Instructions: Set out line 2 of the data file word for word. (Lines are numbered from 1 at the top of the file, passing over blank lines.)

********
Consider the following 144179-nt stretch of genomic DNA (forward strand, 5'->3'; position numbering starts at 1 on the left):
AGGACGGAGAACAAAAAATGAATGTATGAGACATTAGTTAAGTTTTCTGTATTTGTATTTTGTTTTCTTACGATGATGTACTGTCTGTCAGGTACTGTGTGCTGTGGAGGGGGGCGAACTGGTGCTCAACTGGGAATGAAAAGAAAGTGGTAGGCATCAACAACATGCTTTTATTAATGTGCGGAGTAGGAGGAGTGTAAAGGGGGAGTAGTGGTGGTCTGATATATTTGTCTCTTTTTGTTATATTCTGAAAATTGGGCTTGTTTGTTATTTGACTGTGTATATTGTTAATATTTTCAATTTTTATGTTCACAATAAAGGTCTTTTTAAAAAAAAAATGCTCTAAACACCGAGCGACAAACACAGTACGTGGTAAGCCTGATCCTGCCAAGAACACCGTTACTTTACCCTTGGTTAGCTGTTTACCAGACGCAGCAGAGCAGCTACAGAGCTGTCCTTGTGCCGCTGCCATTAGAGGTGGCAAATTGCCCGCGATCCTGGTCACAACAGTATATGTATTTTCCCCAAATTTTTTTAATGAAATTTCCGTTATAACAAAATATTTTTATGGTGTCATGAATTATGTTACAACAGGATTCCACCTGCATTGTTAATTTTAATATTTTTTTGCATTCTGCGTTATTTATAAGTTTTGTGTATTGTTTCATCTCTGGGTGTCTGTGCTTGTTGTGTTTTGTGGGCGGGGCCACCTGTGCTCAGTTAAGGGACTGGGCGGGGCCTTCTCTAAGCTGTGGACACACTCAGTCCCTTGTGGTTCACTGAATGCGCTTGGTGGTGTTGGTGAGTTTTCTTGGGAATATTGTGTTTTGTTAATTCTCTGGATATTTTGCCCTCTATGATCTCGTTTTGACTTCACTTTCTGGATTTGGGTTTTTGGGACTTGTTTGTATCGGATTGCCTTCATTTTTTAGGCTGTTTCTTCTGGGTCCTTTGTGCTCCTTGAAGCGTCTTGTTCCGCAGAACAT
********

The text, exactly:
AGGACGGAGAACAAAAAATGAATGTATGAGACATTAGTTAAGTTTTCTGTATTTGTATTTTGTTTTCTTACGATGATGTACTGTCTGTCAGGTACTGTGTGCTGTGGAGGGGGGCGAACTGGTGCTCAACTGGGAATGAAAAGAAAGTGGTAGGCATCAACAACATGCTTTTATTAATGTGCGGAGTAGGAGGAGTGTAAAGGGGGAGTAGTGGTGGTCTGATATATTTGTCTCTTTTTGTTATATTCTGAAAATTGGGCTTGTTTGTTATTTGACTGTGTATATTGTTAATATTTTCAATTTTTATGTTCACAATAAAGGTCTTTTTAAAAAAAAAATGCTCTAAACACCGAGCGACAAACACAGTACGTGGTAAGCCTGATCCTGCCAAGAACACCGTTACTTTACCCTTGGTTAGCTGTTTACCAGACGCAGCAGAGCAGCTACAGAGCTGTCCTTGTGCCGCTGCCATTAGAGGTGGCAAATTGCCCGCGATCCTGGTCACAACAGTATATGTATTTTCCCCAAATTTTTTTAATGAAATTTCCGTTATAACAAAATATTTTTATGGTGTCATGAATTATGTTACAACAGGATTCCACCTGCATTGTTAATTTTAATATTTTTTTGCATTCTGCGTTATTTATAAGTTTTGTGTATTGTTTCATCTCTGGGTGTCTGTGCTTGTTGTGTTTTGTGGGCGGGGCCACCTGTGCTCAGTTAAGGGACTGGGCGGGGCCTTCTCTAAGCTGTGGACACACTCAGTCCCTTGTGGTTCACTGAATGCGCTTGGTGGTGTTGGTGAGTTTTCTTGGGAATATTGTGTTTTGTTAATTCTCTGGATATTTTGCCCTCTATGATCTCGTTTTGACTTCACTTTCTGGATTTGGGTTTTTGGGACTTGTTTGTATCGGATTGCCTTCATTTTTTAGGCTGTTTCTTCTGGGTCCTTTGTGCTCCTTGAAGCGTCTTGTTCCGCAGAACAT